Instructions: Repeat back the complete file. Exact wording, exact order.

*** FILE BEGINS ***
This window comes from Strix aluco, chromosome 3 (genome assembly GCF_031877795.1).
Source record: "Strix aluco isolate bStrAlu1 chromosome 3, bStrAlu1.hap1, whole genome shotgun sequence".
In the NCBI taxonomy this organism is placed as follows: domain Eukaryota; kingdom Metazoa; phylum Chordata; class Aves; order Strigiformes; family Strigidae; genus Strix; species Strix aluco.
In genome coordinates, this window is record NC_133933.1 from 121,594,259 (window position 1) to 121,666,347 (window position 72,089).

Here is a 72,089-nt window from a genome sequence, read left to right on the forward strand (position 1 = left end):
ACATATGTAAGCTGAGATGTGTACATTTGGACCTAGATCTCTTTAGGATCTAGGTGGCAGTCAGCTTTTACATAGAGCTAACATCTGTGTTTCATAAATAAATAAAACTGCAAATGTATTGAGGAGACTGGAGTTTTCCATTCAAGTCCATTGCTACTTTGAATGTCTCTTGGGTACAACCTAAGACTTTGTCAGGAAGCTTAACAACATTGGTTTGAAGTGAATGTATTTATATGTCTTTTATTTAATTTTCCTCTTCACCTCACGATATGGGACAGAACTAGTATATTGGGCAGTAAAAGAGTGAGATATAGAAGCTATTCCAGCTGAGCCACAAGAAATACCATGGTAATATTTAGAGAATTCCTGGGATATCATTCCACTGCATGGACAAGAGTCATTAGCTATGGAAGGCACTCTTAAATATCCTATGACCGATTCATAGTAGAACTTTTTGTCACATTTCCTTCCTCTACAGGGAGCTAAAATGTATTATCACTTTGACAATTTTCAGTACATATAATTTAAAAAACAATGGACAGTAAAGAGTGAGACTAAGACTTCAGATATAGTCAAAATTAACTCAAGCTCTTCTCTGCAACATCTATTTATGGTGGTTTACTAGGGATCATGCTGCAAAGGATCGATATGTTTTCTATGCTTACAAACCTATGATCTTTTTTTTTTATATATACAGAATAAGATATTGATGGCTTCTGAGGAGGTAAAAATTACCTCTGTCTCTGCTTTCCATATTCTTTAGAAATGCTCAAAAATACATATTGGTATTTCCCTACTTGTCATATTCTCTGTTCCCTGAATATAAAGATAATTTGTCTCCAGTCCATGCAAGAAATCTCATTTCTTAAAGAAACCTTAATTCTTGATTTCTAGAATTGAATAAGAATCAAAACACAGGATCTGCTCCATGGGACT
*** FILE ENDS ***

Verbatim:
This window comes from Strix aluco, chromosome 3 (genome assembly GCF_031877795.1).
Source record: "Strix aluco isolate bStrAlu1 chromosome 3, bStrAlu1.hap1, whole genome shotgun sequence".
In the NCBI taxonomy this organism is placed as follows: domain Eukaryota; kingdom Metazoa; phylum Chordata; class Aves; order Strigiformes; family Strigidae; genus Strix; species Strix aluco.
In genome coordinates, this window is record NC_133933.1 from 121,594,259 (window position 1) to 121,666,347 (window position 72,089).

Here is a 72,089-nt window from a genome sequence, read left to right on the forward strand (position 1 = left end):
ACATATGTAAGCTGAGATGTGTACATTTGGACCTAGATCTCTTTAGGATCTAGGTGGCAGTCAGCTTTTACATAGAGCTAACATCTGTGTTTCATAAATAAATAAAACTGCAAATGTATTGAGGAGACTGGAGTTTTCCATTCAAGTCCATTGCTACTTTGAATGTCTCTTGGGTACAACCTAAGACTTTGTCAGGAAGCTTAACAACATTGGTTTGAAGTGAATGTATTTATATGTCTTTTATTTAATTTTCCTCTTCACCTCACGATATGGGACAGAACTAGTATATTGGGCAGTAAAAGAGTGAGATATAGAAGCTATTCCAGCTGAGCCACAAGAAATACCATGGTAATATTTAGAGAATTCCTGGGATATCATTCCACTGCATGGACAAGAGTCATTAGCTATGGAAGGCACTCTTAAATATCCTATGACCGATTCATAGTAGAACTTTTTGTCACATTTCCTTCCTCTACAGGGAGCTAAAATGTATTATCACTTTGACAATTTTCAGTACATATAATTTAAAAAACAATGGACAGTAAAGAGTGAGACTAAGACTTCAGATATAGTCAAAATTAACTCAAGCTCTTCTCTGCAACATCTATTTATGGTGGTTTACTAGGGATCATGCTGCAAAGGATCGATATGTTTTCTATGCTTACAAACCTATGATCTTTTTTTTTTATATATACAGAATAAGATATTGATGGCTTCTGAGGAGGTAAAAATTACCTCTGTCTCTGCTTTCCATATTCTTTAGAAATGCTCAAAAATACATATTGGTATTTCCCTACTTGTCATATTCTCTGTTCCCTGAATATAAAGATAATTTGTCTCCAGTCCATGCAAGAAATCTCATTTCTTAAAGAAACCTTAATTCTTGATTTCTAGAATTGAATAAGAATCAAAACACAGGATCTGCTCCATGGGACT